Medical Care Outsourced to Mexico

Newsweek has a story that's quite amazing. US Hospitals building facilities right across the border in Mexico to drop costs from 30,000 dollars to 10,000 dollars for a procedure.

How could that possibly be?

Meanwhile, medical tourism worldwide continues to grow. The industry grossed an estimated $60 billion in 2006 and is expected to hit $100 billion by 2012, according to the Confederation of Indian Industry and McKinsey and Co. Generally, people travel to foreign countries for better deals on procedures ranging from breast implant surgery to in vitro fertilization cycles, or for access to experimental surgeries that haven't been approved at home.

Beyond the lower cost of living of Mexico and India in comparison to the United States, one must ask why is it the health care is so much more affordable in these countries?

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Supply and demand

What else? A lack of sufficient regulation & malpractice law creates a glut of barely competent doctors, which lowers cost.

Where in the United States, draconian regulation & malpractice law, combined with an overabundance of insurance companies, reduces the number of doctors one is able to see to those who have specific deals with one's insurance company, which yields a smaller supply. Thus prices go up.

Supply and demand, not just a good idea, it's the LAW.

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Maximum jobs, not maximum profits.

I question that

"Tort" reform argument as being the reason. I've read that primary care, general practice, internal medicine they can't stand it because of the insurance bureaucracy. It's the insurance companies themselves who are driving up the costs and much of this is their attempts to deny benefits.

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Both have their place

And you're right to call me out on it. Some states haven't seen the tort reform happen yet, but you're right, a MUCH bigger share of the pie is the duplicate paperwork aspect of having multiple insurance companies with different filing requirements. I'm willing to bet for every doctor, a hospital probably needs two to three people in accounting just to do the billing.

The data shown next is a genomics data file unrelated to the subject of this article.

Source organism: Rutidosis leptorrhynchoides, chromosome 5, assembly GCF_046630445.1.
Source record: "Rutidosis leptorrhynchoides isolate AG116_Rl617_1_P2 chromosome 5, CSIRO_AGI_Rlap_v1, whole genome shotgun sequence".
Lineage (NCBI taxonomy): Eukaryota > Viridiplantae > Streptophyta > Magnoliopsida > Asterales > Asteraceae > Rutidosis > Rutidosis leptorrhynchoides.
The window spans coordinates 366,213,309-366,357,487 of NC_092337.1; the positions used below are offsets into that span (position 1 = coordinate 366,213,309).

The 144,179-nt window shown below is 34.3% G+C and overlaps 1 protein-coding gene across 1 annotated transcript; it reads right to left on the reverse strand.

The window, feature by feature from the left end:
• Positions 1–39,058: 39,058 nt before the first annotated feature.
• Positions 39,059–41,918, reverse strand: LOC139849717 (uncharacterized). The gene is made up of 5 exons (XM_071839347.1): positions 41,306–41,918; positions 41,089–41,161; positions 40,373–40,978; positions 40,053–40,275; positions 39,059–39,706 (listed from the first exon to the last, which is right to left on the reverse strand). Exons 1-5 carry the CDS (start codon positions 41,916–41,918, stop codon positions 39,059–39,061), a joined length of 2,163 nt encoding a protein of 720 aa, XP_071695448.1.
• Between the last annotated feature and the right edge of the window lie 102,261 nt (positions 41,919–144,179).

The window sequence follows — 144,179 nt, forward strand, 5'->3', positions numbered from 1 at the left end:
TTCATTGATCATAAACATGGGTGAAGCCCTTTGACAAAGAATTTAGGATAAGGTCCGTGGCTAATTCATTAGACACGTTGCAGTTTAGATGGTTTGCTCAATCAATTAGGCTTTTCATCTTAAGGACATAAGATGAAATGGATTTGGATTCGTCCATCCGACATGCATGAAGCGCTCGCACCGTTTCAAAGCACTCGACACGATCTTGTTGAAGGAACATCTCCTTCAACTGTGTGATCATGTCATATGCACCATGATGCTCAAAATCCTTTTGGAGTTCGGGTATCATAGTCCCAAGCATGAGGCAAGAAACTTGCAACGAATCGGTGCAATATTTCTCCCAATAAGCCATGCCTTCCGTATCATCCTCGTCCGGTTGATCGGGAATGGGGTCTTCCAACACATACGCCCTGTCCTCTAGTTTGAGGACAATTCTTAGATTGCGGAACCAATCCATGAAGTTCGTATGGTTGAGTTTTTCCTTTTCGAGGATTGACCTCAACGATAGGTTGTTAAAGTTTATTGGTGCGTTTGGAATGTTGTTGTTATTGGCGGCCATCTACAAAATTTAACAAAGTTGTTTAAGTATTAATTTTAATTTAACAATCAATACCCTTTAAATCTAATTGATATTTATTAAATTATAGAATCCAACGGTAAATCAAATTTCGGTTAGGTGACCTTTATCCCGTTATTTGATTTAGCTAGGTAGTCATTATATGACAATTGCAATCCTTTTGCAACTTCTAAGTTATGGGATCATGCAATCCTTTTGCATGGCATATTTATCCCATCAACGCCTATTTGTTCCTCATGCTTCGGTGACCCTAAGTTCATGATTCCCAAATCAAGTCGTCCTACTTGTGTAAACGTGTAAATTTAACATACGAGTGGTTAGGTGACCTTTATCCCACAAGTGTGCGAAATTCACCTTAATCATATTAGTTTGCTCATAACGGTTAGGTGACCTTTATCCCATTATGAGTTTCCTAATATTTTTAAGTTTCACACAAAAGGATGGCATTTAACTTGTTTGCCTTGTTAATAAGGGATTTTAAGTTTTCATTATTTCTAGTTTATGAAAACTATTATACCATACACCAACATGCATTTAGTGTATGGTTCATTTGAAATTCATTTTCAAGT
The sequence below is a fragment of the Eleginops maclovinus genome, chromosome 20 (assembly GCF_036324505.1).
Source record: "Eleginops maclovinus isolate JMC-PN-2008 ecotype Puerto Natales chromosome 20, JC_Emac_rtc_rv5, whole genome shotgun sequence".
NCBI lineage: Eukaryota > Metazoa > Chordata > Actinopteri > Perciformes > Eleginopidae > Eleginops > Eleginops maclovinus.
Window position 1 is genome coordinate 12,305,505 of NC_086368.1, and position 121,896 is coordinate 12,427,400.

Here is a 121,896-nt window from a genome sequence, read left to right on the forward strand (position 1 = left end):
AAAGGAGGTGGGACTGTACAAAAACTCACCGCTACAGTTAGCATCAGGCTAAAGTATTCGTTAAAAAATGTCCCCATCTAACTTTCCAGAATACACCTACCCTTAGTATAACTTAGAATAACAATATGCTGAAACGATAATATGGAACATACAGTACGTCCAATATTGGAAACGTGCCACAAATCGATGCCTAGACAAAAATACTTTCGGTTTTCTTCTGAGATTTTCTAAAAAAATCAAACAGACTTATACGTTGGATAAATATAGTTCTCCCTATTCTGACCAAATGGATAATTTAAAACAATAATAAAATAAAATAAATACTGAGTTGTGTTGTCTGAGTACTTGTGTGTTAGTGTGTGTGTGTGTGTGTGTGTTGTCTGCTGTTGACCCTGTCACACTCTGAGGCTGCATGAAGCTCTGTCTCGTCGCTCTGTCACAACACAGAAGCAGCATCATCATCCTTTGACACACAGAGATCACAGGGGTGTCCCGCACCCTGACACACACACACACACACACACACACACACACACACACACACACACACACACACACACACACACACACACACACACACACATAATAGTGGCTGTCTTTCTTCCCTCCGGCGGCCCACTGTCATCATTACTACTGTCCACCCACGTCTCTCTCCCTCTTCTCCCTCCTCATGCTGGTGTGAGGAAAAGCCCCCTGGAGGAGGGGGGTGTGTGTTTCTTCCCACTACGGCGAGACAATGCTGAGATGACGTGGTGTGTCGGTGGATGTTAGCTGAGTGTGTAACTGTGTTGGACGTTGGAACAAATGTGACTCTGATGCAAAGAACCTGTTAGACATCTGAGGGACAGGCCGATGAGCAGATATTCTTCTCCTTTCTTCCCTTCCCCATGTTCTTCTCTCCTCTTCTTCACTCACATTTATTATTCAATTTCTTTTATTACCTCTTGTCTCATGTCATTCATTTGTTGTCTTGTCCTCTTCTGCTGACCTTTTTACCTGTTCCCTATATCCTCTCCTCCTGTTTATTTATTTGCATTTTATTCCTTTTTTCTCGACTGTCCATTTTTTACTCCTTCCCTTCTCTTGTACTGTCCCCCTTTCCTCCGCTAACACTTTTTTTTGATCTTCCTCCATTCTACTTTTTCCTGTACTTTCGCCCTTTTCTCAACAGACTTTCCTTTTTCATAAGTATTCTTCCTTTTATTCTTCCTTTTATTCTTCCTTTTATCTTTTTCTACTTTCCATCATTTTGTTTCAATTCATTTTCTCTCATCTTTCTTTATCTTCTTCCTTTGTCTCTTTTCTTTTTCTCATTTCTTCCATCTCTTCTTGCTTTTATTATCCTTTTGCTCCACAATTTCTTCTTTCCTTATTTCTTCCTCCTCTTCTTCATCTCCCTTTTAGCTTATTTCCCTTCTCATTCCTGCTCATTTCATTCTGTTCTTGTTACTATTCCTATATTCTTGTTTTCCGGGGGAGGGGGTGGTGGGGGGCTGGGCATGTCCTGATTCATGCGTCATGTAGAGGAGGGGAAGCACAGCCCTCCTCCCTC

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Maximum jobs, not maximum profits.

Even the basics

are very expensive. My mother suffered a heart attack two years ago. Spent three days in the hospital. The cost just for her room, not counting the doctor or procedures or what have you, was $56k.

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First Hand Experiences

When I lived in the southwest, cross border medical tourism was common back to the 60's. If the procedure is not major, it can be considered.

Major medical is something you really want to consider carefully considering how risky it can be in the U.S. We are talking about an underdeveloped country. I remember when my aunt was traveling with us a number of years back, and ended up in a hospital in northern Mexico. They advised to medi-vac her out of there.

But in the meantime, my aunt got to enjoy the bedside manner of the local care. In one instance, an orderly wheeling her bed stopped me pointed her out, ran his finger across his throat and proclaimed, "Muerte". I can still see is gold-toothed grin to this day.

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Burton Leed

Outsourcing health care

Insurer Offers Option for Surgery in India

Friday 21 November 2008
by: Roni Caryn Rabin, The New York Times

" The health insurer Wellpoint is testing a new program that gives covered patients the option of going to India for elective surgery, with no out-of-pocket medical costs and free travel for both the patient and a companion.

The program is being tested at Serigraph, a printing company in Wisconsin whose managers have been looking for ways to curb rising health care costs, said Dr. Razia Hashmi, chief medical officer for national accounts for Anthem Blue Cross and Blue Shield, which is affiliated with Wellpoint.

"This is a first for us," Dr. Hashmi said. "We will be monitoring every aspect of this very closely, to make sure everyone is satisfied and there are good clinical outcomes." "

full article at
http://www.truthout.org/112108HA

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Call 1-800-911-INDIA

Can you imagine, 911 calls routed to India and there is a dire emergency where one going to little subsidiaries in the US who then put people onto airplanes, like cargo, for hospitalization in India? 20 hour delay, hey, no problem it's cost effective to do things this way.

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